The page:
What to eat in Milan – Colours and Flavours of traditional Milanese cuisine

Eating at a Milanese restaurant is a feast for the eyes and the palate. Milan traditional cuisine is typically rich in ingredients: on the one hand this provides colourful dishes; on the other hand these foods are always very tasteful.

Take Minestrone for example. Peasant dish par excellence, this is a rainbow of vegetables, a soup made with carrots, zucchini, cabbage, onions, and beans; but it’s also an intensely flavoured dish because according to the ‘perfect recipe’ it must contain even lard and pork rind.

And Risotto alla Milanese. Just try and find another dish of this colour  Ok, it’s a single shade of colour  nothing to do with the rainbow of Minestrone, but in its simplicity it is extremely particular. Saffron is the element that gives colour to rice, filling it with an unmistakable flavour at the same time. In some restaurants in Milan, saffron rice is served along with a delicious piece of meat called osso buco, cross-cut veal shanks cooked in butter and a little stock. At that point, even Yellow Rice becomes a multi-colour dish.

And what about the tasty Cotoletta alla Milanese, better known as “la Milanese” in all the restaurant menus around the World. That crispy, golden breadcrumb crust contains a veal cutlet with bone: if it is cooked to perfection, when you cut it you will still see blood-red meat at the centre and close to the bone, which offers a nice contrast. Also its taste is unique: a meat slice covered with a crust of bread and eggs.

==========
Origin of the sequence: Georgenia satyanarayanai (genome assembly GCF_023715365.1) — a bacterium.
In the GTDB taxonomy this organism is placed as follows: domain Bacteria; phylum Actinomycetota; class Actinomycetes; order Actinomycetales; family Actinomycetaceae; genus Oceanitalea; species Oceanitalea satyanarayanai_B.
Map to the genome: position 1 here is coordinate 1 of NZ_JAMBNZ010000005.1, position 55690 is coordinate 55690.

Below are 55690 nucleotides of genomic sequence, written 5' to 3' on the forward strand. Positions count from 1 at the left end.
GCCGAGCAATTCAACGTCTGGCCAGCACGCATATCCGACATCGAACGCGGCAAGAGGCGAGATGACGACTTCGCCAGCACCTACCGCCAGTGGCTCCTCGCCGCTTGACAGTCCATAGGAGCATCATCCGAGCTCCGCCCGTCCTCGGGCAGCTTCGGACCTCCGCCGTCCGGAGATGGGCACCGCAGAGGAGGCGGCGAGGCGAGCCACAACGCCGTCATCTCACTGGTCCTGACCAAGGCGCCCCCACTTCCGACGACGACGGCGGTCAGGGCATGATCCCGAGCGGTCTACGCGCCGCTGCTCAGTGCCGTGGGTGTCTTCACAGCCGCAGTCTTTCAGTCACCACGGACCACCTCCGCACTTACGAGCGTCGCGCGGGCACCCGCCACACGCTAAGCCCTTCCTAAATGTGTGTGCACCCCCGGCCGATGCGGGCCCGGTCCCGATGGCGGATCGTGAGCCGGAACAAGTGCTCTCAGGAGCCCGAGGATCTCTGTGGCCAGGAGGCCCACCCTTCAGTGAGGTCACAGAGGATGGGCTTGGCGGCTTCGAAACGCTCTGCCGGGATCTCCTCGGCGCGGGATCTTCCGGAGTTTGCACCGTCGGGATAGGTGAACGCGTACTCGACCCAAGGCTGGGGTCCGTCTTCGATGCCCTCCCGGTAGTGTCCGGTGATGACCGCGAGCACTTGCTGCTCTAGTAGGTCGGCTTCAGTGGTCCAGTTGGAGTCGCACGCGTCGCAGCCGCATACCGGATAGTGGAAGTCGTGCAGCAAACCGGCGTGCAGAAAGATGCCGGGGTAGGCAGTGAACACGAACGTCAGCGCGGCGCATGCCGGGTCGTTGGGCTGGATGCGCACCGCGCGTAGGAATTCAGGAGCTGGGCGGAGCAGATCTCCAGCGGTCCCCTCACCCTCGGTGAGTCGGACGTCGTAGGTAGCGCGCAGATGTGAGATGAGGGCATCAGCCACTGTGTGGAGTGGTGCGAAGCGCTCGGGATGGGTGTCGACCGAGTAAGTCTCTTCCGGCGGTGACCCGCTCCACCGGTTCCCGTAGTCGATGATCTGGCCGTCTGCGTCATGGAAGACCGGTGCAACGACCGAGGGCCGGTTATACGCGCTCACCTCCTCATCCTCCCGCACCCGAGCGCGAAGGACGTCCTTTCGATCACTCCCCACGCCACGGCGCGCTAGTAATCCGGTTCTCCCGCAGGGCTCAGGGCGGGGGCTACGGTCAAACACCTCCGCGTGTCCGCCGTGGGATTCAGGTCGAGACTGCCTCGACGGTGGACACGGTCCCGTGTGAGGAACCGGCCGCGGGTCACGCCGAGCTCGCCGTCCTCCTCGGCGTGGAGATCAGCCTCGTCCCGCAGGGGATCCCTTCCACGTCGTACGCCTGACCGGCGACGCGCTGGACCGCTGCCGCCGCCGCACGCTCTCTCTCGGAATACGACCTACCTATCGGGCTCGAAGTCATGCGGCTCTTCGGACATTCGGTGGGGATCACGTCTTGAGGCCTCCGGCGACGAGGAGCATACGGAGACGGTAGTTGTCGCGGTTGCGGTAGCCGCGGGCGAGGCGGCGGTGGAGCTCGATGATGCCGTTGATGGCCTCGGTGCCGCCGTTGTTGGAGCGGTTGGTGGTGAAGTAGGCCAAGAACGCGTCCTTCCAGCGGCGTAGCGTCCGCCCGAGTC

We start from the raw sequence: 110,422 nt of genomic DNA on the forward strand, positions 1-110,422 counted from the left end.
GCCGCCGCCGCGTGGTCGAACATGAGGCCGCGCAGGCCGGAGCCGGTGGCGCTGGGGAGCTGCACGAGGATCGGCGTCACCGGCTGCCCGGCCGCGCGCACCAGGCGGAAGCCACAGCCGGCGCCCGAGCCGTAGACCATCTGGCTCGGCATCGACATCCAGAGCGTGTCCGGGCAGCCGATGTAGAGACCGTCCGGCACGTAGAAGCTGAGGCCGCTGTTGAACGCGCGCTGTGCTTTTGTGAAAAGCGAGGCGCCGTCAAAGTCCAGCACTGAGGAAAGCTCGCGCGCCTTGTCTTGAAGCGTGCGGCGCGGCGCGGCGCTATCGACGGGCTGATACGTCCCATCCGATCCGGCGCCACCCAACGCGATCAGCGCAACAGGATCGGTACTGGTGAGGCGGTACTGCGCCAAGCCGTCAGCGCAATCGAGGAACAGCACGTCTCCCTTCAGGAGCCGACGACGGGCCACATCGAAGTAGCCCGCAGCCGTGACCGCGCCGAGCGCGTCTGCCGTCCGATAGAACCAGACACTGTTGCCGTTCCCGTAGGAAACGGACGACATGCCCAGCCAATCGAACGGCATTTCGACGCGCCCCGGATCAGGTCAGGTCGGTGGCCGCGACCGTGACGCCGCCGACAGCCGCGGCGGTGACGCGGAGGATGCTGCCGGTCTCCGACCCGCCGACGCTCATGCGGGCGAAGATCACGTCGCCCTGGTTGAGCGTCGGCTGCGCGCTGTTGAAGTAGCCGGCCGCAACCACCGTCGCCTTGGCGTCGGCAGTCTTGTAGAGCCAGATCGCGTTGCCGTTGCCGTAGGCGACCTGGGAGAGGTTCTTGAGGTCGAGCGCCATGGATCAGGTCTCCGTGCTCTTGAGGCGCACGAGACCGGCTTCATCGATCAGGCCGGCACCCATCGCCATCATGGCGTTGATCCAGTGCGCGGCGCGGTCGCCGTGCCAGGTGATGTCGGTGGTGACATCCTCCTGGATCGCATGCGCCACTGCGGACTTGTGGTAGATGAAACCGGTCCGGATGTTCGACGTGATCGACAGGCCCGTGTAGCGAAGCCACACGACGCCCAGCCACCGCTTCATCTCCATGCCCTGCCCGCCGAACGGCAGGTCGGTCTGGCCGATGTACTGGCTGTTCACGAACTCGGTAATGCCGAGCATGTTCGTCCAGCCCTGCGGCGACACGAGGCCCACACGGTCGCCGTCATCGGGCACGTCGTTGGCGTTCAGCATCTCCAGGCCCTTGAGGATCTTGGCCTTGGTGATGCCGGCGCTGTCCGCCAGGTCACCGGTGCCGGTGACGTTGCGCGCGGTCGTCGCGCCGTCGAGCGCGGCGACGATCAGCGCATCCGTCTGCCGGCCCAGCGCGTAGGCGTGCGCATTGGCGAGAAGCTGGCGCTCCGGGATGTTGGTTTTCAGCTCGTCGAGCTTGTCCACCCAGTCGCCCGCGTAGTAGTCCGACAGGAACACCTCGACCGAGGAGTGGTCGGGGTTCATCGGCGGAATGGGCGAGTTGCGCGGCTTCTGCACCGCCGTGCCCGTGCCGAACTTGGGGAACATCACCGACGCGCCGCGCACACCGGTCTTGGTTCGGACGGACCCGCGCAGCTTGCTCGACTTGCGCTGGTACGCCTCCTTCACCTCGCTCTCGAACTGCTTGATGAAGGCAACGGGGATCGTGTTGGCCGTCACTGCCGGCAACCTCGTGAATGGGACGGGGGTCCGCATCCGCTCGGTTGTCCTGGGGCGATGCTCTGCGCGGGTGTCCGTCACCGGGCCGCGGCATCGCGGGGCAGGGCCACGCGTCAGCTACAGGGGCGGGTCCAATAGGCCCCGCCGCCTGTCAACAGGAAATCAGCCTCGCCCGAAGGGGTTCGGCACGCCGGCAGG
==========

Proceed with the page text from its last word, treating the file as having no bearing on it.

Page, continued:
If you happen to visit Milan in the cold winter (December to February) and you wish to try one of the most classic Milanese dishes, Cassoeula (pronounced Càsola) is the answer, to delight your eyes and nose with a preparation that bears the typical colours of autumn/winter: the straw yellow of fallen leaves, with shades of beige and brown. The main ingredients of Cassoeula are cabbage and all the less ‘noble’ parts of the pig, those scorned by the Lords in the past, which therefore ended up in the peasants’ pots: the rind, feet, ribs and head of the pig. That said: can you only imagine what a strong, extremely tasty flavour this popular dish now proposed in the best Milanese restaurants or served in many trattorias in Brianza and Lodigiano may have?

Talking of colours & flavours we cannot miss to mention Panettone, another cult in Milan with regards to traditional cuisine. On the outside it looks like a big bread with a thousand shades. When you cut it open, the inside is yellow due to the great number of eggs used in the preparation. Each slice is poetry for the eye, due to the presence of this storm of coloured drops: dark raisins, and multicoloured pieces of candied fruit. It’s a melt-in-your-mouth explosion of taste, which always sounds of Christmas carols as soon as you close your eyes.

So if someone tells you that in Milan you will only eat Polenta (hint: polenta with Gorgonzola cheese, mmmhh mouth-watering,) just remember that they are wrong. Milanese cuisine offers plenty of traditional dishes, that satisfy the palate and the eyes, too.